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Published: 2017-01-28 23:10:26 Categories: Horse health Rss feed

Mój koń się potyka przyczyny i zwalczanie problemu background source:, phot. Julia Świętochowska

How many of you have sat on a stumbling horse? It is not a particularly nice sensation when you feel that the horse cannot control his own body, pulls the reins out of your hands in order to regain balance, and moving his neck, while you in the saddle stop breathing for a while and pray for him to regain it as soon as possible :)

Every animal happens to have more and less clumsy days, just like we do. Often their tiredness or not friendly surface causes the horse to stumble and that's perfectly normal. However, some horses stumble on a virtually even ground, regardless of the weather and day. We get used to it, it has to be their "laziness." But is it the real cause? We decided to take a look at it!

Stumbling - is it a problem?

Stumbling is a serious problem at horses, which poses a danger to their health. The horse stumbles with his front edge of the hoof and for a brief moment he balances on the edge. Will he fall or won't he?

In such situation many riders forget to loosen the reins and lean back in the saddle to shift the body weight to the horse's croup and relief his front. Stronger horses might whip the reins out of the hands of a not flexible rider, but it also happens that the rider will hang on the reins and fall forwards with them. We have little influence over what the horse will do while stumbling, but we definitely won't help him acting in such a way.

Stumbling before an obstacle might cause even more damage than stumbling during regular ride on an even ground on a manage. The animal while losing balance right before jumping might fall onto the obstacle.

We once witnessed such situation: a horsewoman was riding on a young horse, who was distracted. She approached at a canter straight rails of 60-70 cm height that wasn't preceded with any hint. The horse stumbled at 2 foules before the obstacle and from a canter shifted into a trot for a while. The slightly distracted horse didn't know if he should run at a canter again or if he should jump over the obstacle at a trot. The rider didn't know that either. There was only a split second to decide. It ended with the horse falling into the obstacle in such a way that one of the rail ended above his front left leg and below his front right one. The horse, in order not to break his leg, had to bend them and fell forwards stopping with his head below his barrel. He could have broken his neck! It looked really dangerous, but fortunately ended well.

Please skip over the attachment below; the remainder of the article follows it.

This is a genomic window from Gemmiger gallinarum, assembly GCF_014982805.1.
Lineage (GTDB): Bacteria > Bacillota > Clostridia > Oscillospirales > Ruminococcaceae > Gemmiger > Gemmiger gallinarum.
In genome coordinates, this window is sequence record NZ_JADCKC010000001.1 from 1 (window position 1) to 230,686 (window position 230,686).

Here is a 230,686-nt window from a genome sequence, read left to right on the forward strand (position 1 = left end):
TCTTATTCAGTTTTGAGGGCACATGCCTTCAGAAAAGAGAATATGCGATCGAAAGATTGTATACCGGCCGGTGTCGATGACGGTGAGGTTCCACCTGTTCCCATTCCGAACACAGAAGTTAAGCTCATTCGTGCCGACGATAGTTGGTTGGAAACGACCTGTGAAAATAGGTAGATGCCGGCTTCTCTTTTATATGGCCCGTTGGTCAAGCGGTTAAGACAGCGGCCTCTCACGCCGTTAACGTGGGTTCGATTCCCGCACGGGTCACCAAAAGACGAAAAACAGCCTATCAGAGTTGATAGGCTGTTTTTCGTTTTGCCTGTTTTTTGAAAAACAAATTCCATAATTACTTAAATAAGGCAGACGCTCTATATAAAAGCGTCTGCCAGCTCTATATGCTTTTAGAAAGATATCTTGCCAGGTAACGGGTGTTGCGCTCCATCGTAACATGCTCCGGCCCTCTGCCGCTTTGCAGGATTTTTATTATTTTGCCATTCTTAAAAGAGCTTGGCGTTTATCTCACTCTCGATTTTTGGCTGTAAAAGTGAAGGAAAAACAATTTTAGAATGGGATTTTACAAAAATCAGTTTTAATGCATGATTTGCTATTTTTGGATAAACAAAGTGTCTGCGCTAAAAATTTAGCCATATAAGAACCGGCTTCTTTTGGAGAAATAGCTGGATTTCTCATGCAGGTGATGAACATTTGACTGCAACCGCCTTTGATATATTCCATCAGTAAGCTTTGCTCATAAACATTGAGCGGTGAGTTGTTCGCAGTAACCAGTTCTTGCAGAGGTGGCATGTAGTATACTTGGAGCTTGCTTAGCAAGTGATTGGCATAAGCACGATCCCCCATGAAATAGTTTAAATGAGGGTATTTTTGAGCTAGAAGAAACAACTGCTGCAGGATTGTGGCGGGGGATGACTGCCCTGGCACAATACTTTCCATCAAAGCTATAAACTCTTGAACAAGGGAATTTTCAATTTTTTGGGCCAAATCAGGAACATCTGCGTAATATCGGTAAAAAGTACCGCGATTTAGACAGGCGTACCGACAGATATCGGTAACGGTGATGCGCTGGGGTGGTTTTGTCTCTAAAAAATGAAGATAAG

The rider's experience could have been of a great importance in the aforementioned situation, but unfortunately, she lacked it. However, it was the stumble that was the prime cause of the danger.

Equally dangerous for life and health of horses and riders is stumbling in the field that happens much more often than on the manage. Sticking out tree roots, rocks, or ground irregularities cause the animal to lose balance. If he loses balance while going downhill or on a muddy terrain, it might easily lead to an injury, pull, or muscle strains.

koń się potyka source:, phot. Natalia Łabuzek

The issue of stumbling is unfortunately often overlooked. Even when the horse stumbles frequently, definitely more often than other horses, we will usually hear "Oh, he's just lazy," or "That's just how he is - clumsy and clyde." Of course, every healthy horse happens to stumble once in a while. Exhaustion, speed, uneven ground, or simply distraction might contribute to it.

However, if your horse stumbles a lot, it is a problem you cannot ignore!

Stumbling - causes

potykanie się konia source:

The cause of stumbling might be poor training of the horse, but also his physical built.

When the horse takes a step, he shifts his front leg forwards, directing his hoof vertically downwards in the air. The first thing to touch the ground is the heel of the hoof, and split seconds later, another parts all the way to the top of the hoof (relic of the horse's toes). Just like people, they first put their heel down, then toes. However, humans have their feet constantly in parallel to the ground while they're moving, which gives us advantage over horses.

While taking a step, the horse shifts his body weight forwards, leaning on his skeletal system that is stabilized by ligaments, joints and muscles. After the phase of leaning, the horse lifts a hoof, raising his heel off the ground. The last to touch the ground is the "toe" of the hoof and the leg shifts forwards again, beginning the whole cycle anew.

When the horse stumbles, he always hooks the front of the hoof, so the lowest, thinnest, and the most front-end part of the hoof - the place where the front wall meets the sole.

Distraction is probably the most common cause of stumbling, especially when it comes to young horses. If the horse stumbles during training, usually the cause is his rider, who is not focused enough on the performed exercises. Repetitiveness and predictability causes the horse to become bored - this is why versatility of trainings and giving the horse new tasks and goals is crucial. The horse will never concentrate on training if the rider is not his leader and is not in charge. Lack of trust causes the horse to start looking around, trying to find some source of danger, so in turn they don't look under their legs.

How to identify whether stumbling is an issue or not? When should we be alarmed?